The mainframe remains very much alive, despite efforts of personal computing advocates to forecast the date of its final unplugging. CA Technologies is increasing its portfolio of mainframe products and announced Tuesday the latest round will make the mainframe easier to use.
The mainframe of the future will be managed with more visual tools sensitive to the role of the manager, unlike those available today, said Dayton Semerjian, senior VP and general manager of CA's mainframe business unit. He announced a beta version of CA Mainframe Chorus as such a tool, one that can simplify mainframe management, at CA World 2010 in Las Vegas Tuesday.
Instead of relying on arcane 3270 green screens littered with blocs of data, CA Mainframe Chorus calls on the user to select a role, such as storage manager or DB2 database administrator, then presents him with modules of information related to the role. The problem with the green screen approach, said Semerjian, is that the data on mainframe operations found on them is undecipherable to the uninitiated. "The mainframe environment is a huge challenge to master," he said. There's no training class or "idiots" book available to teach novices. Gaining mainframe management knowledge amounts to "essentially an apprenticeship over many years," he added.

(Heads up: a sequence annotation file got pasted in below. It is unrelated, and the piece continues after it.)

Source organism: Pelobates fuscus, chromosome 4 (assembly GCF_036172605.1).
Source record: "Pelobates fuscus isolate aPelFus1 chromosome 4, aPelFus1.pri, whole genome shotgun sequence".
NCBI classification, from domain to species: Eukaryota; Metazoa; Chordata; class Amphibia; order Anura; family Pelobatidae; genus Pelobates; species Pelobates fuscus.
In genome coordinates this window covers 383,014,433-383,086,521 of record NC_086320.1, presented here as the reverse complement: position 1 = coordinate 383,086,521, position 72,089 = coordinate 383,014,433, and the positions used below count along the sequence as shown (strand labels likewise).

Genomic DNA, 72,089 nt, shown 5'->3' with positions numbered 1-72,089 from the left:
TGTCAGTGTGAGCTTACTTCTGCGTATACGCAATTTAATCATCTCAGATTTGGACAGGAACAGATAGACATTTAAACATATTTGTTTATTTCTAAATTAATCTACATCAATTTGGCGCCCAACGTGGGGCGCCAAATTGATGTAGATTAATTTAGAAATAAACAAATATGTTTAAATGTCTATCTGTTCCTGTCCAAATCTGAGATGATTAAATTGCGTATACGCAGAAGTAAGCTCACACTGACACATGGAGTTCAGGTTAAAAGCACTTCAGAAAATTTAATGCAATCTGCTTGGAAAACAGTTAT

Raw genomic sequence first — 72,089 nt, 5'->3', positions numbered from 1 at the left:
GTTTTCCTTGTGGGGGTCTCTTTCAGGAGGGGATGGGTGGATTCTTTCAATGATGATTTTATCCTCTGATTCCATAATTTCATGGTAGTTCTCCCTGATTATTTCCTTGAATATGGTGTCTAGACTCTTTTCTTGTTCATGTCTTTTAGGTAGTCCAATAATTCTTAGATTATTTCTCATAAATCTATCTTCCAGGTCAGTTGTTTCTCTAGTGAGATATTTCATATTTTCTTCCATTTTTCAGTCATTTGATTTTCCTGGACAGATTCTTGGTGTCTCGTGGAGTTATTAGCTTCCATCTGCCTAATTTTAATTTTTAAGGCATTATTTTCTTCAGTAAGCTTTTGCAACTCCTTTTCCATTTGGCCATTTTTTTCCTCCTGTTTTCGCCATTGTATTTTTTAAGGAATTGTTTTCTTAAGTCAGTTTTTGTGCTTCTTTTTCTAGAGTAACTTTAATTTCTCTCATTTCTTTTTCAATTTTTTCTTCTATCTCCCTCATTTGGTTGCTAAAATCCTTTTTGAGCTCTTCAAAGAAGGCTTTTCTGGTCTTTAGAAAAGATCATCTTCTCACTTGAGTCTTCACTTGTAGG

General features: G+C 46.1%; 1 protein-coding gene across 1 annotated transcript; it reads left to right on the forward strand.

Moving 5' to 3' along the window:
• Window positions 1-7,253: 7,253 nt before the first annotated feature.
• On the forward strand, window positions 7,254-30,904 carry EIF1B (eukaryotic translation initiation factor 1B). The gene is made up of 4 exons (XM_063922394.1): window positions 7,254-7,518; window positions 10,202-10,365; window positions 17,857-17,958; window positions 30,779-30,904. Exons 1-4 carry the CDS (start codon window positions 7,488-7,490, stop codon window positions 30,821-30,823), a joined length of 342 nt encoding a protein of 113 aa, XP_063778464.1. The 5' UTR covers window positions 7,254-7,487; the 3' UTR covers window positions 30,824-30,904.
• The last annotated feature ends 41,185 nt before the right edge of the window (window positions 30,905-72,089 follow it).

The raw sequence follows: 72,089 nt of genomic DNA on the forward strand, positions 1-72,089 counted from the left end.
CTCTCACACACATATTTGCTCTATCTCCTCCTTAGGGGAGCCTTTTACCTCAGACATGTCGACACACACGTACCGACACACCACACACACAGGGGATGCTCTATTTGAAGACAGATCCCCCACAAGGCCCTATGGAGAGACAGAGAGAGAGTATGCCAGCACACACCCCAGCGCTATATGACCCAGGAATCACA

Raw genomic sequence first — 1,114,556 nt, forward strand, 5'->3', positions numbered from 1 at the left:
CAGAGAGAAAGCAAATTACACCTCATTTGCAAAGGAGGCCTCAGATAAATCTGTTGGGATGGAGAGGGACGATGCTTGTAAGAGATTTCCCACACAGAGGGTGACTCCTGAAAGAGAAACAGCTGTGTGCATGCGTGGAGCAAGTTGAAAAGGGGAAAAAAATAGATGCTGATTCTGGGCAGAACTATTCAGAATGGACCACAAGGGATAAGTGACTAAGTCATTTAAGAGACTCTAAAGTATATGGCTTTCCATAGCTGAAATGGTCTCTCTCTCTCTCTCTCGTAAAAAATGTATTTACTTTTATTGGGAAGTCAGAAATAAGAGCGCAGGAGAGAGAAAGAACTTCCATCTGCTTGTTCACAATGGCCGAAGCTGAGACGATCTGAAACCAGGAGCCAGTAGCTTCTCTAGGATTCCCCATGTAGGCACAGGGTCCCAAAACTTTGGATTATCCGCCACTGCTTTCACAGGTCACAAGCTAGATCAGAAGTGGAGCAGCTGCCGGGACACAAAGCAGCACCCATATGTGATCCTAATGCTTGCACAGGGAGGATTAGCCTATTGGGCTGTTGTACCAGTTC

The graduates of computer science schools who became mainframe specialists are now retiring. Unless a new generation of management tools encapsulated some of their knowledge is created, much of that expertise will disappear with its practitioners.
Mainframe Chorus is initially available in beta form and in a "MyWorkspace" format easily recognized by the Facebook and MySpace generation. "The 'net generation won't open a manual. They turn things on and want intuitive, collaborative management," Semerjian noted.